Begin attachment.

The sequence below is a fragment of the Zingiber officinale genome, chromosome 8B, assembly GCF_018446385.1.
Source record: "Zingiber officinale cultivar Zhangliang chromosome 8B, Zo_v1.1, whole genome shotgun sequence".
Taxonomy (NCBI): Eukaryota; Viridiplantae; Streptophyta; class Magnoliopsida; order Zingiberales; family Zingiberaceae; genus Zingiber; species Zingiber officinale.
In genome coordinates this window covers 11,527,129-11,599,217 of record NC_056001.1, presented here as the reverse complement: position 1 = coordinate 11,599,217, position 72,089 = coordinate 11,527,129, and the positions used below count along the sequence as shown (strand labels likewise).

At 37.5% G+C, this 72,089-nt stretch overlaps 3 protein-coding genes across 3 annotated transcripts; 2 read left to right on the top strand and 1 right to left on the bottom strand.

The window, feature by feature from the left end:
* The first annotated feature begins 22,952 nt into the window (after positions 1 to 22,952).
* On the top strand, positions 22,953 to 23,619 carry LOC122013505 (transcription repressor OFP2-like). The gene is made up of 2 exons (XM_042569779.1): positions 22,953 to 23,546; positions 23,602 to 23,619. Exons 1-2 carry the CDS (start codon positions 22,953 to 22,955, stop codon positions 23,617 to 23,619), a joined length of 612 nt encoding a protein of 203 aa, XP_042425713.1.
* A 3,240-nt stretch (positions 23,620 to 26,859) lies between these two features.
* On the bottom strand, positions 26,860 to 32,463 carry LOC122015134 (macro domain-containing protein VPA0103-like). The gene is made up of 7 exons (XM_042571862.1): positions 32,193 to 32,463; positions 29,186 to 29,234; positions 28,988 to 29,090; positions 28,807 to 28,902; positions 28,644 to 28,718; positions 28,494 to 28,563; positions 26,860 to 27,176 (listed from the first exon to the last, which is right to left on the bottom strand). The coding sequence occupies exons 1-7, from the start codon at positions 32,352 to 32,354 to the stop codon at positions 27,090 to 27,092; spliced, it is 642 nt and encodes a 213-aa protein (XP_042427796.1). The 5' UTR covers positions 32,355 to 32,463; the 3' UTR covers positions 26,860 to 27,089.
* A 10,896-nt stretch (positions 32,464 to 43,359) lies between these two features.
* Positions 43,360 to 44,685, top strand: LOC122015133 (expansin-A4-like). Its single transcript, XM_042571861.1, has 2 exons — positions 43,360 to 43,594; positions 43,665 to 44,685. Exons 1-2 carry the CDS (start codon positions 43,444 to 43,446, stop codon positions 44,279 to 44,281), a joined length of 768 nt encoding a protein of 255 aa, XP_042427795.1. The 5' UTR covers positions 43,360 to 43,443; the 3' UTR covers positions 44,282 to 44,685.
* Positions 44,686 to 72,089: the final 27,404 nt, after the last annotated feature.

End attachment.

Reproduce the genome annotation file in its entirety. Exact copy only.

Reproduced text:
The sequence below is a fragment of the Zingiber officinale genome, chromosome 8B, assembly GCF_018446385.1.
Source record: "Zingiber officinale cultivar Zhangliang chromosome 8B, Zo_v1.1, whole genome shotgun sequence".
Taxonomy (NCBI): Eukaryota; Viridiplantae; Streptophyta; class Magnoliopsida; order Zingiberales; family Zingiberaceae; genus Zingiber; species Zingiber officinale.
In genome coordinates this window covers 11,527,129-11,599,217 of record NC_056001.1, presented here as the reverse complement: position 1 = coordinate 11,599,217, position 72,089 = coordinate 11,527,129, and the positions used below count along the sequence as shown (strand labels likewise).

At 37.5% G+C, this 72,089-nt stretch overlaps 3 protein-coding genes across 3 annotated transcripts; 2 read left to right on the top strand and 1 right to left on the bottom strand.

The window, feature by feature from the left end:
* The first annotated feature begins 22,952 nt into the window (after positions 1 to 22,952).
* On the top strand, positions 22,953 to 23,619 carry LOC122013505 (transcription repressor OFP2-like). The gene is made up of 2 exons (XM_042569779.1): positions 22,953 to 23,546; positions 23,602 to 23,619. Exons 1-2 carry the CDS (start codon positions 22,953 to 22,955, stop codon positions 23,617 to 23,619), a joined length of 612 nt encoding a protein of 203 aa, XP_042425713.1.
* A 3,240-nt stretch (positions 23,620 to 26,859) lies between these two features.
* On the bottom strand, positions 26,860 to 32,463 carry LOC122015134 (macro domain-containing protein VPA0103-like). The gene is made up of 7 exons (XM_042571862.1): positions 32,193 to 32,463; positions 29,186 to 29,234; positions 28,988 to 29,090; positions 28,807 to 28,902; positions 28,644 to 28,718; positions 28,494 to 28,563; positions 26,860 to 27,176 (listed from the first exon to the last, which is right to left on the bottom strand). The coding sequence occupies exons 1-7, from the start codon at positions 32,352 to 32,354 to the stop codon at positions 27,090 to 27,092; spliced, it is 642 nt and encodes a 213-aa protein (XP_042427796.1). The 5' UTR covers positions 32,355 to 32,463; the 3' UTR covers positions 26,860 to 27,089.
* A 10,896-nt stretch (positions 32,464 to 43,359) lies between these two features.
* Positions 43,360 to 44,685, top strand: LOC122015133 (expansin-A4-like). Its single transcript, XM_042571861.1, has 2 exons — positions 43,360 to 43,594; positions 43,665 to 44,685. Exons 1-2 carry the CDS (start codon positions 43,444 to 43,446, stop codon positions 44,279 to 44,281), a joined length of 768 nt encoding a protein of 255 aa, XP_042427795.1. The 5' UTR covers positions 43,360 to 43,443; the 3' UTR covers positions 44,282 to 44,685.
* Positions 44,686 to 72,089: the final 27,404 nt, after the last annotated feature.